• Use multiple indices. This leads to the exploding index problem. Note this link is about another no-sql database, but the same concepts and explanation applies to indexedDB, and the link is a reasonable (and lengthy and complicated) explanation so I am not repeating it here.
  • Complain to the authors of the indexedDB spec for a non-shortcuiting array keypath sorting alternative, and hope that in some distant future the spec is changed and browsers adopt the change (NOTE: please do not actually spam the guys that do this).

Testing with indexedDB.cmp

The cmp function provides a quick and simple way to examine how sorting works. For example:

var a = ['hi',1];
var b = ['hello!',2];
alert(indexedDB.cmp(a,b));

One nice property of the indexedDB.cmp function is that its signature is the same as the function parameter to Array.prototype.filter and Array.prototype.sort. You can easily test values from the console without dealing with connections/schemas/indices and all that. Furthermore, indexedDB.cmp is synchronous, so your test code does not need to involve async callbacks/promises.

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1  
Note that IE10 and therefore Windows 8 does not currently support this. –  rgardler Apr 11 '13 at 23:56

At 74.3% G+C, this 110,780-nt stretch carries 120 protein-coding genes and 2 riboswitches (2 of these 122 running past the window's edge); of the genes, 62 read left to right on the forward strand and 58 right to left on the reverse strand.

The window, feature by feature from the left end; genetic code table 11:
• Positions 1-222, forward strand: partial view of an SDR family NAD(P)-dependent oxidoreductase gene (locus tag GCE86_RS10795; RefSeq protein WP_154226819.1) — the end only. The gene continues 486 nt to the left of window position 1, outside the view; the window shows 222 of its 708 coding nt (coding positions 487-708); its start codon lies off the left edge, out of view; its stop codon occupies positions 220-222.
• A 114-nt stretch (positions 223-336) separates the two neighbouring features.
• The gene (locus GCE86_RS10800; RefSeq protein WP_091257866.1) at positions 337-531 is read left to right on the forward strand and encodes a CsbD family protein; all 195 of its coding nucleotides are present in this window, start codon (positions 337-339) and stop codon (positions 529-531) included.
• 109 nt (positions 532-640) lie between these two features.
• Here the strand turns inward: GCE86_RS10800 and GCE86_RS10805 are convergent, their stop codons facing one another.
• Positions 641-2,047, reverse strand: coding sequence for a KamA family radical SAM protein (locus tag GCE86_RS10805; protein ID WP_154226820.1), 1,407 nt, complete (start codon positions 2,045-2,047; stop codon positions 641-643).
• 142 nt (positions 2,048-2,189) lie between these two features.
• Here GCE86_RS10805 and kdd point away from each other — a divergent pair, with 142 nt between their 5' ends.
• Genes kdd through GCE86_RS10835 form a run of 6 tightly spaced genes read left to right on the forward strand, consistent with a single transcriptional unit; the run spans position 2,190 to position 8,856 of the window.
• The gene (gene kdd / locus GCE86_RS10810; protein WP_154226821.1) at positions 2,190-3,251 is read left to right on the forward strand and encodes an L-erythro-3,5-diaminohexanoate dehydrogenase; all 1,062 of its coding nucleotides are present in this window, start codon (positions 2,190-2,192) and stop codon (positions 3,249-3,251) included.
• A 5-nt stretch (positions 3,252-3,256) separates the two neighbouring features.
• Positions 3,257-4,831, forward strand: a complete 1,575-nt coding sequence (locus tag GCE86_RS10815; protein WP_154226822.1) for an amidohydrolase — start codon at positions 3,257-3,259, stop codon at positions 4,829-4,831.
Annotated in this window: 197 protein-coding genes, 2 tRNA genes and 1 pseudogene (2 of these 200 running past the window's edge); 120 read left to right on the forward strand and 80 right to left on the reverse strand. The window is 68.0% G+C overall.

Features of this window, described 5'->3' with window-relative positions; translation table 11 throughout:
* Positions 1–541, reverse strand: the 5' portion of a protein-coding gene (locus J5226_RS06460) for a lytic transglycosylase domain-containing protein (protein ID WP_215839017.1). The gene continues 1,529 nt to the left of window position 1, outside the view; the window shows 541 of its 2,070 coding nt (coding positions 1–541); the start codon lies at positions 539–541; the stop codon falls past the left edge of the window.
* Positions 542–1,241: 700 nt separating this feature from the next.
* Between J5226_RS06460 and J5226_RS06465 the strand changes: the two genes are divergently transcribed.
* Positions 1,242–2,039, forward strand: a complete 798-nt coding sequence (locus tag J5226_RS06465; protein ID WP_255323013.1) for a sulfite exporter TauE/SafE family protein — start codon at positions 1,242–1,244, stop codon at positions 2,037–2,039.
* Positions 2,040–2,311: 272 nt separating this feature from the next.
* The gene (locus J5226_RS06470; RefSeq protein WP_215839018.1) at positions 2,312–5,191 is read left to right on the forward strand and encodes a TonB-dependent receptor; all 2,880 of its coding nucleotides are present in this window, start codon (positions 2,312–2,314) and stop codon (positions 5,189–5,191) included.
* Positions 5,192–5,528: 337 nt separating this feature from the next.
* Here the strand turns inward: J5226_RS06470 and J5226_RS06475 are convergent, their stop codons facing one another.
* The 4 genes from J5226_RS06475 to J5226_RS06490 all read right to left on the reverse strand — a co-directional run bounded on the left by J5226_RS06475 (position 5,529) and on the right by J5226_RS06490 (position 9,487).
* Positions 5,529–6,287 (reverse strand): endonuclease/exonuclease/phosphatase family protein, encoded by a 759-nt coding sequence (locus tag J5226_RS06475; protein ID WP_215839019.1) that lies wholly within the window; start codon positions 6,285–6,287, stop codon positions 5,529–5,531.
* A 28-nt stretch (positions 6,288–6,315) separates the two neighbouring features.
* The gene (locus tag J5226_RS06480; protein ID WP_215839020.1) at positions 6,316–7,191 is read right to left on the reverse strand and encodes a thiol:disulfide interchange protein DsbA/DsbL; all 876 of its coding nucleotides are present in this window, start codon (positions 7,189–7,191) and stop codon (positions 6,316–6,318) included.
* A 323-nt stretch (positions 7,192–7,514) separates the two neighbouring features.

This is a really clever solution, although I'm not yet convinced it's correct behavior. In any case, multiEntry is useful here. When used on index creation, it says whether a single row or multiple rows are added for each item in the array. –  buley Mar 11 '14 at 3:02
    
+1 for the hint on indexedDB.cmp! –  jduncanator Jun 10 '14 at 9:01
    
This is a great post. Followup question to the part about querying a compound index with a shorter array: stackoverflow.com/questions/26203075/… –  dumbmatter Oct 5 '14 at 13:39

Try using Linq2indexedDB this library allows you to use multiple filtes, multiple sorts and even select data out of your objects. It also works cross browser (IE10, Firefox & Chrome)

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thanks! that helps. I am following this repo in codeplex. –  jason Sep 17 '12 at 5:27
    
there was a huge memory leak when I used Linq2indexedDB. I see this issue is documented over here: linq2indexeddb.codeplex.com/workitem/23451 but was never resolved. So I had to rewrite my app not using this framework. –  jason Apr 7 '13 at 19:49
    
Wasn't able to solve it because I couldn't reproduce the issue. If you have some additional information, I can take a look at it again. To avoid a leak one thing you need to done is turnoff the logging. This is because the logging logs all the objects you are using (easier to debug), but the downside is the fact it is leaking memory. –  Kristof Degrave Apr 10 '13 at 6:09

You can open only open one key range query in indexedDB. So use most efficient index, in this case, 'age'. Just filter out sex on cursor iteration. Ordering you can do later using Array iteration methods. IndexedDB API has no interested in ordering other than pre-arranging index entries.